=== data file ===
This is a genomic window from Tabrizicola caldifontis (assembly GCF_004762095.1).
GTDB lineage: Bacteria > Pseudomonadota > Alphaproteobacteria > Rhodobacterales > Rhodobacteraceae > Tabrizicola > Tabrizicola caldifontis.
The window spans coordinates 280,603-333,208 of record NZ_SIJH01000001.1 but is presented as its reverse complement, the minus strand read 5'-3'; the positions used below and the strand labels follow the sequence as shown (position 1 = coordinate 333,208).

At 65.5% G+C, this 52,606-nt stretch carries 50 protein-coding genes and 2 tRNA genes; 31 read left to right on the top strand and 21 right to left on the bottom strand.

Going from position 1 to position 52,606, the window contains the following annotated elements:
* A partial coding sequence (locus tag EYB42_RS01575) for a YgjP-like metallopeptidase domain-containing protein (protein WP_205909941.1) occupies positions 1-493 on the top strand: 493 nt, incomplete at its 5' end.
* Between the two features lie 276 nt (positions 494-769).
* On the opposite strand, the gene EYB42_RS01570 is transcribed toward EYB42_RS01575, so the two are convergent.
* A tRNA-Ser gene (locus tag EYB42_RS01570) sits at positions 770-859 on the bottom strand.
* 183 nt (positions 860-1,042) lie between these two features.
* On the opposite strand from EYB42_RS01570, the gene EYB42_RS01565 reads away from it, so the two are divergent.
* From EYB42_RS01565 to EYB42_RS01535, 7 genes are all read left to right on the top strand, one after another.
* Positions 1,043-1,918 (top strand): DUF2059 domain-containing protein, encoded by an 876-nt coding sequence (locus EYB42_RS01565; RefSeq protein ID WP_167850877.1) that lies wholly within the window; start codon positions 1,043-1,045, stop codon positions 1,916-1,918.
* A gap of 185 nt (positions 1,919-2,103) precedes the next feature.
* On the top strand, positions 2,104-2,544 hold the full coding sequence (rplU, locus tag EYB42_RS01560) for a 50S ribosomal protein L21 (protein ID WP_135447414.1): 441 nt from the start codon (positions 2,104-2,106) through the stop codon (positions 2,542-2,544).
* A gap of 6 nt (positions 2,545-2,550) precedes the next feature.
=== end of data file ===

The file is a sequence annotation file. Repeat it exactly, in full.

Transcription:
This is a genomic window from Tabrizicola caldifontis (assembly GCF_004762095.1).
GTDB lineage: Bacteria > Pseudomonadota > Alphaproteobacteria > Rhodobacterales > Rhodobacteraceae > Tabrizicola > Tabrizicola caldifontis.
The window spans coordinates 280,603-333,208 of record NZ_SIJH01000001.1 but is presented as its reverse complement, the minus strand read 5'-3'; the positions used below and the strand labels follow the sequence as shown (position 1 = coordinate 333,208).

At 65.5% G+C, this 52,606-nt stretch carries 50 protein-coding genes and 2 tRNA genes; 31 read left to right on the top strand and 21 right to left on the bottom strand.

Going from position 1 to position 52,606, the window contains the following annotated elements:
* A partial coding sequence (locus tag EYB42_RS01575) for a YgjP-like metallopeptidase domain-containing protein (protein WP_205909941.1) occupies positions 1-493 on the top strand: 493 nt, incomplete at its 5' end.
* Between the two features lie 276 nt (positions 494-769).
* On the opposite strand, the gene EYB42_RS01570 is transcribed toward EYB42_RS01575, so the two are convergent.
* A tRNA-Ser gene (locus tag EYB42_RS01570) sits at positions 770-859 on the bottom strand.
* 183 nt (positions 860-1,042) lie between these two features.
* On the opposite strand from EYB42_RS01570, the gene EYB42_RS01565 reads away from it, so the two are divergent.
* From EYB42_RS01565 to EYB42_RS01535, 7 genes are all read left to right on the top strand, one after another.
* Positions 1,043-1,918 (top strand): DUF2059 domain-containing protein, encoded by an 876-nt coding sequence (locus EYB42_RS01565; RefSeq protein ID WP_167850877.1) that lies wholly within the window; start codon positions 1,043-1,045, stop codon positions 1,916-1,918.
* A gap of 185 nt (positions 1,919-2,103) precedes the next feature.
* On the top strand, positions 2,104-2,544 hold the full coding sequence (rplU, locus tag EYB42_RS01560) for a 50S ribosomal protein L21 (protein ID WP_135447414.1): 441 nt from the start codon (positions 2,104-2,106) through the stop codon (positions 2,542-2,544).
* A gap of 6 nt (positions 2,545-2,550) precedes the next feature.